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The hundreds of churches in Iowa that you should avoid

Timothy Kincaid

June 1st, 2010

The Iowa Family Policy Center and Purpose Ministries have collaborated on a list of about 500 clergy and ministry leaders who are petitioning the legislature to forcibly divorce same-sex married couples in Iowa. (Sioux City Journal)

Keith Ratliff, pastor of Maple Street Missionary Baptist Church in Des Moines, said the issue is not about hate or homophobia or lack of compassion.

“Just because you disagree with someone, it doesn’t mean you hate them. It can just mean we disagree with their viewpoint, and in this case, their lifestyle,” Ratliff said.

Well, no, Pastor Ratliff.

If I petitioned that you (or people like you) should be treated as inferior to me, I think you would find it difficult to locate the compassion in my efforts. And if I were to do so in the context of fighting the “People like Ratliff Lobby”, you might even identify animus in my motivations. And if I disagreed with other “viewpoints” and “lifestyles” without seeking to make them legally disadvantaged, you would probably discount my protestations and see me as a bigot and hater.

I’m just saying.

Does that mean that everyone on the list hates gay folk? No, of course not.

But it does mean that every single signatory thinks that gay people are inferior and not worthy of equal treatment under the law. And it means that they have aligned themselves with some who do hate us and that they have pledged themselves to be enemies of equality.

And they have conveniently provided us with a listing of who they are.

So if you live in Iowa and worship at any of the churches listed on this petition, you may wish to question your attendance. And if you should feel that you cannot in good conscience go back, please do let the pastor know why.

Comments

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David Foreman
June 1st, 2010 | LINK

You and I know his statement is true: “Just because you disagree with someone, it doesn’t mean you hate them.”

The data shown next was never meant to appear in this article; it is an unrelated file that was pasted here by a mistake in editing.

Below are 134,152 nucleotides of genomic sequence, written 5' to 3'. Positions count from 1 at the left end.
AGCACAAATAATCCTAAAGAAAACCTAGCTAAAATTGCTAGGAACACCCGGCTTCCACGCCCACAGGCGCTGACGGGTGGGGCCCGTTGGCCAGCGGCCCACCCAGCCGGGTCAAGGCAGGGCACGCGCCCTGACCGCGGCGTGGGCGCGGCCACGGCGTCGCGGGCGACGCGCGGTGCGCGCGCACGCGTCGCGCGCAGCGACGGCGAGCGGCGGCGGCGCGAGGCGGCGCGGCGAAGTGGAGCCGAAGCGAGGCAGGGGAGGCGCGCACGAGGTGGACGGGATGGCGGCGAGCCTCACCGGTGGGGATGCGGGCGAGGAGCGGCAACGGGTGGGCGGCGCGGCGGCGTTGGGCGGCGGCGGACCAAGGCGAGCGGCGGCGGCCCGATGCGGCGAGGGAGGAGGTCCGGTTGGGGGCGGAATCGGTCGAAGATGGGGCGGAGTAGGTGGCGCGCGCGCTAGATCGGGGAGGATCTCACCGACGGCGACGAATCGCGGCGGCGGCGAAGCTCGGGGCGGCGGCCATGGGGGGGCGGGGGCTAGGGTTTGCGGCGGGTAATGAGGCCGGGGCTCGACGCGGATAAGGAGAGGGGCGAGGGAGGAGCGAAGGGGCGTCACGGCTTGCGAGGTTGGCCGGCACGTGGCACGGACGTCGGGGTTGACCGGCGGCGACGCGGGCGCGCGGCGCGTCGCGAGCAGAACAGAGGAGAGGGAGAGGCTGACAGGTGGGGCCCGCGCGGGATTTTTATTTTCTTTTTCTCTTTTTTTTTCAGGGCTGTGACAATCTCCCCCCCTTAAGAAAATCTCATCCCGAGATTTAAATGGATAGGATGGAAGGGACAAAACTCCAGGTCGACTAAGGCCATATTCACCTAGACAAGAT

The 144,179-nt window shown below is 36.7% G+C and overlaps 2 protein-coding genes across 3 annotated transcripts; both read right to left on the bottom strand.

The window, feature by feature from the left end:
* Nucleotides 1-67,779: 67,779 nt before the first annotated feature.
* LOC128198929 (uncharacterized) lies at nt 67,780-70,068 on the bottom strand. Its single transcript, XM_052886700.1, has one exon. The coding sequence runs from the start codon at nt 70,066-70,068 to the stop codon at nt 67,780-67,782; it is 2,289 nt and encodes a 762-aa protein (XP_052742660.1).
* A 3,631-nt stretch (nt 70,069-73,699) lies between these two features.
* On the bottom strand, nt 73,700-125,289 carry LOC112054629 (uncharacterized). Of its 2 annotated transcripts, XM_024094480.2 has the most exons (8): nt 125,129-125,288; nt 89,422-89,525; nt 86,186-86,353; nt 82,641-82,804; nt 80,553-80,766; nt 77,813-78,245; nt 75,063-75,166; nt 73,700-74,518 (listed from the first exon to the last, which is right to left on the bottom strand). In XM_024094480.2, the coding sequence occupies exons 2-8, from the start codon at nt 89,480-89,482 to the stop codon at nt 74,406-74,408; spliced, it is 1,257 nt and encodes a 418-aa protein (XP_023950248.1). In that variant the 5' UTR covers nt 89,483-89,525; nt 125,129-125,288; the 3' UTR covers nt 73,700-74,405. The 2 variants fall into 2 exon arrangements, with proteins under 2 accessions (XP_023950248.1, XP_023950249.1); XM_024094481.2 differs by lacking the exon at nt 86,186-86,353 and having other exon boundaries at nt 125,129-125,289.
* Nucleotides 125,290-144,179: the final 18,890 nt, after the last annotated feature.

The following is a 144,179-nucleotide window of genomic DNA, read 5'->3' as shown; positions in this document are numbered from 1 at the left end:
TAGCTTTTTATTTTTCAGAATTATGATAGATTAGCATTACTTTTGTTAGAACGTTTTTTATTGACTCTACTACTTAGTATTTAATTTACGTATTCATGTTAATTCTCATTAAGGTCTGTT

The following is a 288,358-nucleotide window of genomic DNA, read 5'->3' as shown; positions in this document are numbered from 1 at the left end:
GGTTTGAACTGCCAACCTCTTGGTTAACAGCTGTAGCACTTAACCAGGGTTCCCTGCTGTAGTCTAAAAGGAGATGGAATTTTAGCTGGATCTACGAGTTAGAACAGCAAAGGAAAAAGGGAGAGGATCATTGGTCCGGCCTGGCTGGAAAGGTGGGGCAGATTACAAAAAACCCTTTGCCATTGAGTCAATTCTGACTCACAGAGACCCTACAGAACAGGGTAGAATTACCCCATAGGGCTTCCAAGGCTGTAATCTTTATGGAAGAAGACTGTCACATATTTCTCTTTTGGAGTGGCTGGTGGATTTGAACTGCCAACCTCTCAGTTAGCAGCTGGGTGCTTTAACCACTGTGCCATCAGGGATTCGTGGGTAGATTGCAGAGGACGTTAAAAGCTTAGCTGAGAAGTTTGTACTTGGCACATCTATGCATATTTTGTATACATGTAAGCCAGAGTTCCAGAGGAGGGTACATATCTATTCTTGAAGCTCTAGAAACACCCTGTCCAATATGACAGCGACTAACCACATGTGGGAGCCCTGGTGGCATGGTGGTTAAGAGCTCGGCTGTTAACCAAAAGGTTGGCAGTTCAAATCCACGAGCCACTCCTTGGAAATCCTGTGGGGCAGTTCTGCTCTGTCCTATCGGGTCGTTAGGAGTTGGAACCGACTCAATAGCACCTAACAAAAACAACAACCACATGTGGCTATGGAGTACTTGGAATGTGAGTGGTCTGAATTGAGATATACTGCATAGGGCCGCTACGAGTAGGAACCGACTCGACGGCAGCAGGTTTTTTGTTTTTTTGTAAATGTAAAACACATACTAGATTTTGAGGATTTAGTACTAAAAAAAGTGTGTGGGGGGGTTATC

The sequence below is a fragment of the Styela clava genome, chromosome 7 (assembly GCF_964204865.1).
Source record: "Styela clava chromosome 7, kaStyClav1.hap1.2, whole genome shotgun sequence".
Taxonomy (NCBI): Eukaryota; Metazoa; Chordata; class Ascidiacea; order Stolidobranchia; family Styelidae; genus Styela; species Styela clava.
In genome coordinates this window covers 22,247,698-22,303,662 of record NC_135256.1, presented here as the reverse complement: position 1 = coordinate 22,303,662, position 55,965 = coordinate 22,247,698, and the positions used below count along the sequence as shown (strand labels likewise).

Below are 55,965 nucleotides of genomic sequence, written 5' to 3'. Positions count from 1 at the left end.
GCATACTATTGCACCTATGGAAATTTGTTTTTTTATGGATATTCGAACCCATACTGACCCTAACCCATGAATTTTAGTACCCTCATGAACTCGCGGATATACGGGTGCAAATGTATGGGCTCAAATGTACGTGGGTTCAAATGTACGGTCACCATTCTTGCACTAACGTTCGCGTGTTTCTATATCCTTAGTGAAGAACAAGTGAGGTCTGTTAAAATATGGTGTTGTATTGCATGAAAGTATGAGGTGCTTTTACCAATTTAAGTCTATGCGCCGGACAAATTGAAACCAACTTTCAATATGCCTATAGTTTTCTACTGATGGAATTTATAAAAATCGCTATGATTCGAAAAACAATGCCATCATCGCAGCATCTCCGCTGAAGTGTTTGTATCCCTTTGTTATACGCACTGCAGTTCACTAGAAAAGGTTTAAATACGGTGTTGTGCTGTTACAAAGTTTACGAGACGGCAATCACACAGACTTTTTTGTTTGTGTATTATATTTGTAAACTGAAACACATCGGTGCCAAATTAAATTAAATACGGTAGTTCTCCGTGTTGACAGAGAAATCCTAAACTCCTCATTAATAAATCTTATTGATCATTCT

But I agree with you that his actions betray his words.

I just hope more and more GLBT folks know that this rhetoric does not nearly represent all Christians. Their are many who support gay brothers and sisters BECAUSE of Christian faith.

There’s a great site where faith and acceptance meet. It’s called the “Gay Christian Network.” In case your readers are interested, it’s at
http://www.gaychristian.net

Kel Munger
June 1st, 2010 | LINK

Make sure you ask if they’ve been FORCED to perform a same-sex wedding since marriage equality went into effect.

Since we all know that the answer to that question is “No,” the follow-up question is: So exactly how does marriage equality affect your religious beliefs and freedom to worship?

John in the Bay Area
June 1st, 2010 | LINK

The bigots seem to consistently demand not to be called bigots when they attack gay people. Obviously they care about being challenged on their hate and bigotry, and I think that we shouldn’t flinch from calling a spade a spade.

There is no reason to pretend that advocating discrimination and unequal treatment under the law for gay and lesbian Americans is anything other than the same ugly bigotry that has been advanced in this country against any number of other minority populations.

Mark F.
June 1st, 2010 | LINK

Nobody is ever a bigot. Have you ever heard anyone admit to being a bigot? Therefore, there are no bigots!

SharonB
June 1st, 2010 | LINK

RE:

Does that mean that everyone on the list hates gay folk? No, of course not.

My opinion, regardless of what they actually believe, if they are on the list they are all de facto haters.

Ben in Oakland
June 1st, 2010 | LINK

Let’s keep the list for their lawsuit. And then, when they claim whatever BS they wish, wed can p[ull out the list and starting talking aobut what we sohuld have been talking about for years– discirminaiton on the basis of religious belief.

Priya Lynn
June 1st, 2010 | LINK

David said “You and I know his statement is true: “Just because you disagree with someone, it doesn’t mean you hate them.”

Oh, as a generalization its true given that many disagreements are trivial, but when you disagree with a core feature of a person you have a tough row to hoe if you want to make the case that that’s not hate.

John
June 1st, 2010 | LINK

What’s interesting is to view the stated purpose for this petition. This claim is made about the Iowa Supreme Court’s ruling:

“None of the rights we hold dear are safe from this kind of despotic action. Our state government has been hijacked. We the people must draw the line in the sand and take our government back.”

Yet then is followed by this inane claim:

“The governor could have put a stay on the court’s opinion until the people of Iowa had had a chance to vote on an amendment, but he did not.”

Unless the Iowa Constitution contains such a clause giving the governor such powers the actions they wanted him to take would themselves have been unconstitutional and “despotic action”.

I love this part where they try and side-step their main bone of contention:

“Regardless about what you believe about same-sex marriage, this is a dangerous development.”

Yep, any day now an American Caesar will arise to overthrow our Republic, our perhaps just in hapless Iowa. Oh the horror. Yet it’s pretty clear that regardless of what mechanism was used to legalize SSM came from it wouldn’t matter:

“I am asking Iowa pastors, and Christian leaders across Iowa to sign the petition below to let our government know that there are still Churches in Iowa who have enough backbone to stand by the scriptures and stand up to those elected to represent us.”